The project was announced in April 2000 as the country's first special economic zone to be developed by a private player. 

Over 150 national and global entities had inked agreements with the developer of the Positra Special Economic Zone to set up facilities, which included The Walt Disney Co, Radisson Hotels, Indian Institute of Technology, Bombay, and Jurong Town Corporation of Singapore, now JTC Corp.

The location of the port was significant. It’s situated at one of the tips of the Gulf Of Kutch,  30 nautical miles from Pandit Deendayal Port at Kandla. This would have helped international ships berth directly, without entering the Gulf of Kutch. To approach the Kandla and Mundra ports, ships have to enter the Gulf of Kutch.

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Environmental activists and local community members resisted the project. The coast surrounding Positra is home to diverse flora and fauna and is also the breeding ground for government fisheries.  

On the other hand, 33 villages came under the acquisition mark-up area that only included village land, farmland, places of faith, religion and worship.

Budhabha Bhati, language press journalist from Mithapur told The Core, "There was a sense which developed among residents of the 42 villages that they were being displaced from their farms and faith, irrespective of their creed, caste and community and so they protested.”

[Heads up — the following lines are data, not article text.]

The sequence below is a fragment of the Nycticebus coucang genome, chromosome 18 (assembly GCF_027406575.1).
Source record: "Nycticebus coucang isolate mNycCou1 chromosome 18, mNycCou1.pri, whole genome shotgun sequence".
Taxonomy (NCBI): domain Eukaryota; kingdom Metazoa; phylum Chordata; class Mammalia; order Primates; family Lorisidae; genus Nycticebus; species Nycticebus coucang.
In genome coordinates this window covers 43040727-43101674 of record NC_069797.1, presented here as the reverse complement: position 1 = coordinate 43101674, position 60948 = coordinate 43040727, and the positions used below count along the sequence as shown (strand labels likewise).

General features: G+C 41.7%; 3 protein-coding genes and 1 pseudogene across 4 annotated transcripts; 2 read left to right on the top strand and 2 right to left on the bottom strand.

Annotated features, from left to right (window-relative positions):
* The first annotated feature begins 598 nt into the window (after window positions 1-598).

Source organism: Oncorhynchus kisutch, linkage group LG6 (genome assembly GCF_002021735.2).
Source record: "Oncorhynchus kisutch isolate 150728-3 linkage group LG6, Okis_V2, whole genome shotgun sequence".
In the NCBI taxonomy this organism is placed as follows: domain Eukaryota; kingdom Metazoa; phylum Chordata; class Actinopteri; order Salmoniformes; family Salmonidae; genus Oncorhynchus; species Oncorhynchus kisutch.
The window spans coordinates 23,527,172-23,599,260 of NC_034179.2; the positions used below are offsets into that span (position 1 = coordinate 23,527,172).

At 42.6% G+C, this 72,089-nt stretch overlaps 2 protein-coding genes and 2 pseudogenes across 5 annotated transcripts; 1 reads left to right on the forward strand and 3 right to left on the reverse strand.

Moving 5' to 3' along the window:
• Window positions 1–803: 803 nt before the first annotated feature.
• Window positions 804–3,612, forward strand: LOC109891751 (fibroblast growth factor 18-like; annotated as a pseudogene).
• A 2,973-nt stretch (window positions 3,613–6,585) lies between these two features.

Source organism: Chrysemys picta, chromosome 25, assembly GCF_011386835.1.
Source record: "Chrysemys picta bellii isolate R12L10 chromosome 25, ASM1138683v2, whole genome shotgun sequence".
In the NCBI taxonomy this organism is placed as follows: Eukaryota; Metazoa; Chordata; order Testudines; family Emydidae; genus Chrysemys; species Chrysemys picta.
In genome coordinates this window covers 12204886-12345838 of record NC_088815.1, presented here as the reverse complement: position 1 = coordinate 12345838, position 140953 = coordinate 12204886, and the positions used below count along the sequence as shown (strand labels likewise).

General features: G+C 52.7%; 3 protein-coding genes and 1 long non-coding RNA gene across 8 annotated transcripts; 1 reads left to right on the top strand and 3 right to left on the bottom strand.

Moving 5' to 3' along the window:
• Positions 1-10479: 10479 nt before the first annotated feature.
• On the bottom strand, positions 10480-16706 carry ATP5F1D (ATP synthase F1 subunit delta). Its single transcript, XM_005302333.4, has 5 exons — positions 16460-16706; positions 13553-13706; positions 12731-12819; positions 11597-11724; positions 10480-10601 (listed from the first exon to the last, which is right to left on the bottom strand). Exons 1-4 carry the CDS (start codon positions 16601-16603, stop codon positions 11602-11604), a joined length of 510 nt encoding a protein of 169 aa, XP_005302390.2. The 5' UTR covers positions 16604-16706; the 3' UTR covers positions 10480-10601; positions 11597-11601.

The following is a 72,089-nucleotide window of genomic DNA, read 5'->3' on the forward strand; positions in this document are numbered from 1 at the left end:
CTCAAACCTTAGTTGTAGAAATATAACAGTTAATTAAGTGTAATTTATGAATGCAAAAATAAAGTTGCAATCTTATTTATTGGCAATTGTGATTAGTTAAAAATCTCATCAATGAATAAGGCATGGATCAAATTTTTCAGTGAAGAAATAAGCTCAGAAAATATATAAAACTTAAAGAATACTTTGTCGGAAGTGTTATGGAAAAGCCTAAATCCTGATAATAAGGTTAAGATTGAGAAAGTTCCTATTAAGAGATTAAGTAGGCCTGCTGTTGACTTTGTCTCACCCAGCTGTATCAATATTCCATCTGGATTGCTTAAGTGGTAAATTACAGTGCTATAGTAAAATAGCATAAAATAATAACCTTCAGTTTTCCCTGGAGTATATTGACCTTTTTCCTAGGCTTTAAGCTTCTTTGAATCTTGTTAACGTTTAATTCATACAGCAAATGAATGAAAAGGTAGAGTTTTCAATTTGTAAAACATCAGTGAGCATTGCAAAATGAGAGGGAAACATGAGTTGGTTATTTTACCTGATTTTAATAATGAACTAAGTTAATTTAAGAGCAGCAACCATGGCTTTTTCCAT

Local communities protested saying they would be displaced. While Gandhi’s team had made verbal commitments to the protesters, they demanded promises made on affidavits in court. 

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Children play at the Positra village on a sunny afternoon in October

Former minister P Chidambaram appeared in court on behalf of Sea King Engineers Limited and it was assumed that the case would be an easy affair. 

Professor DS Ker, Founder of Gram Vikas Trust who led the protests and agitation against the Positra Project, told The Core, “But we were clear that what about the resettlement of the people who would be displaced from across 42 villages of which 32 villages were falling in Okhamandal area while 10 villages were falling in Kalyanpur Taluka, so we had challenged the matter in court of law and the decision was clear that unless and until the rehab plan for the displaced was not worked out the project will not get the nod.” 

Ker said that the protesters were not against the project, but wanted proper rehabilitation and resettlement of the displaced.

Recent Buzz

Gujarat Maritime Board officials concurred on the recent developments and the fact that the letter of intent was taken back from the Nikhil Gandhi group, but they did not comment on future developments at and around Positra.

Instead, they spoke of the new six sites identified to be developed as a port city, for which a private consultant will be hired soon.

"Positra is not among the new identified sites, which includes three sites on Saurashtra Coast and 3 sites in South Gujarat in the vicinity of Gulf of Khambhat," said a senior GMB official.

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The local governance office at Positra Village